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Young M.A - Off the Yak Music Album Reviews

Young M.A - Off the Yak Music Album Reviews
The Brooklyn rapper’s latest project is a ready canvas for her technical skill and well-earned boasts, but she’s at her best when she digs deeper.

In a barbershop debate on who could beat Young M.A in a rap battle, there’s only a few strong contenders. She comes from the school of JAY-Z and 50 Cent, rapping with heart, grit, swag, and attitude. Refusing to be categorized as a female rapper or a queer rapper, she’s defied labels and broken stereotypes by shifting the focus to her technical skill. As an independent artist, she may not be as famous as Cardi B or Megan Thee Stallion, but her popularity grows organically with every career milestone. Being M.A means being herself—and being embraced in a genre that is now accepting more diverse voices.

Off the Yak, Young M.A’s latest project, arrives at a time when she’s increasing the pace of her musical output. During quarantine last year, the Brooklyn rapper released the seven-song Red Flu EP as a quick follow-up to her 2019 debut Herstory in the Making. On Off the Yak, she’s in that same creative zone, having fun recording songs for brown liquor-fueled parties and riding around her borough. The project presents two sides of her personality, adding Brooklyn drill and aggressive trap beats to balance out her more seductive tracks.

Young M.A isn’t as frequently in the conversation about the future of women in hip-hop as some of her peers, but she’s owned her lane for a long time. She first gained attention in 2014 for her sharp-witted rhymes and realism, freestyling over G Herbo and Mobb Deep songs. It was on her “Oh My Gawdd” freestyle over JAY-Z’s “You, Me, Him and Her” where she first teased “OOOUUU,” her 2016 single that eventually went quadruple platinum. Off the Yak takes her back to when she was hungry. “Still spendin’ money from 2016, bet they ain’t know that/They said I was broke, check my account, fuck am I broke at?” she raps with authority on “Friendly Reminder.” On these tracks, her loyalty lies to her block and her crew.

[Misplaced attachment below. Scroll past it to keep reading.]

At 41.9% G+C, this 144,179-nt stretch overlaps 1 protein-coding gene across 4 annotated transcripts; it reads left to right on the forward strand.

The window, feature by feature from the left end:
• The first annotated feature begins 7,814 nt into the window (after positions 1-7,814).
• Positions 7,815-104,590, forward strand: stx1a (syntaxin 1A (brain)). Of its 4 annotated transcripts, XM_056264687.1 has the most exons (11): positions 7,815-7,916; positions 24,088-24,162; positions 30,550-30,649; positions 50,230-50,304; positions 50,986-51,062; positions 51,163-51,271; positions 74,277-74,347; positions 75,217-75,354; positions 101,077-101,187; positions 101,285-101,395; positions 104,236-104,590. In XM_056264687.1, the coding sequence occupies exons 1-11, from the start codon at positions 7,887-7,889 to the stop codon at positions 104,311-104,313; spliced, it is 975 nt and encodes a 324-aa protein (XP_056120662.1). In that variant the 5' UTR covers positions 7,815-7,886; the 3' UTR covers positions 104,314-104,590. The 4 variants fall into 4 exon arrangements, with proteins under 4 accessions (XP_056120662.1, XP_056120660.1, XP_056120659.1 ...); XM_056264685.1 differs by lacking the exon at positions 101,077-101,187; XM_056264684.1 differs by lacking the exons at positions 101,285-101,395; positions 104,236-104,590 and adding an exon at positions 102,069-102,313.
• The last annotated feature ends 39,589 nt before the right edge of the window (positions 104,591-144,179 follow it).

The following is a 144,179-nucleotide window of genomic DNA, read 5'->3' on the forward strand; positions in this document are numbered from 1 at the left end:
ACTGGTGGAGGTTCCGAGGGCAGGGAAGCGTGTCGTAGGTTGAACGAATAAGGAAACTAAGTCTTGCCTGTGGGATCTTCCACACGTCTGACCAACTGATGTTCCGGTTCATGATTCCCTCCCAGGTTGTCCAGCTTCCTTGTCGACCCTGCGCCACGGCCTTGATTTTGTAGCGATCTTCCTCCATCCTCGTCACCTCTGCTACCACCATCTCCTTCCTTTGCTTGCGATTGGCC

What works for Off the Yak is the shorter length: 11 songs, compared to Herstory in the Making’s 21. A leaner M.A project means she’s getting better at picking her best recordings and leaving the throwaways on the hard drives. She again teams up with “OOOUUU” producer NY Bangers for five songs, and she’s methodical in her approach on mid-tempo beats. “Successful” is all truth-telling lyrics about winning as an independent artist for six years strong. “I’m one word with 10 letters, successful,” she raps on the hook. When she’s threatening, she’s clever. “Yak’ got me feelin’ woozy, Draco same size as Lil’ Uzi/So don’t ever think that shit amusin’,” she raps on “Henny’d Up,” another NY Bangers production.

M.A hasn’t hopped on the trend of one producer/one rapper albums yet, but it might solve her problem with cohesion if she did. At moments, Off the Yak goes high and low, mirroring both the buzz and the sobering-up. An underwhelming collab with Rubi Rose on “Don Diva,” a reference to the gritty “Original Street Bible,” feels out of place between the harder “Henny’d Up” and the A Boogie Wit Da Hoodie-lite production of “Nasty.” Mike Zombie, who produced five songs on Red Flu, returns with just two: The Fivio Foreign-featuring “Hello Baby,” an attempt at mainstreaming BK drill, and “Big Steppa,” a woozier, weirder rehash of themes from Herstory in the Making single “BIG.”

Off the Yak only skims the surface of M.A’s story, and the decision to release such a varied project on the way to her second album sometimes feels like an effort to test the waters. It’s worth remembering some old M.A cuts like “Through the Day,” “Sober Thoughts,” and “Angels vs Demons”—not necessarily big singles, but her best songs in articulating human emotion. On the new project’s penultimate track, “Yak Thoughts,” she returns to this space of vulnerability and pain. “Paranoid ever since I seen my brother dead/Observing niggas, that’s why I’m always one ahead/Trying to get these evil thoughts out of my fucking head/It ain’t normal when you gotta bring your gun to bed,” she raps. Listening to Off the Yak, you wish M.A had leaned into expressing the whole of what she’s going through.
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About Wanni Arachchige Udara Madusanka Perera

Hey, I'm Perera! I will try to give you technology reviews(mobile,gadgets,smart watch & other technology things), Automobiles, News and entertainment for built up your knowledge.
Young M.A - Off the Yak Music Album Reviews Young M.A - Off the Yak Music Album Reviews Reviewed by Wanni Arachchige Udara Madusanka Perera on Friday, June 04, 2021 Rating: 5

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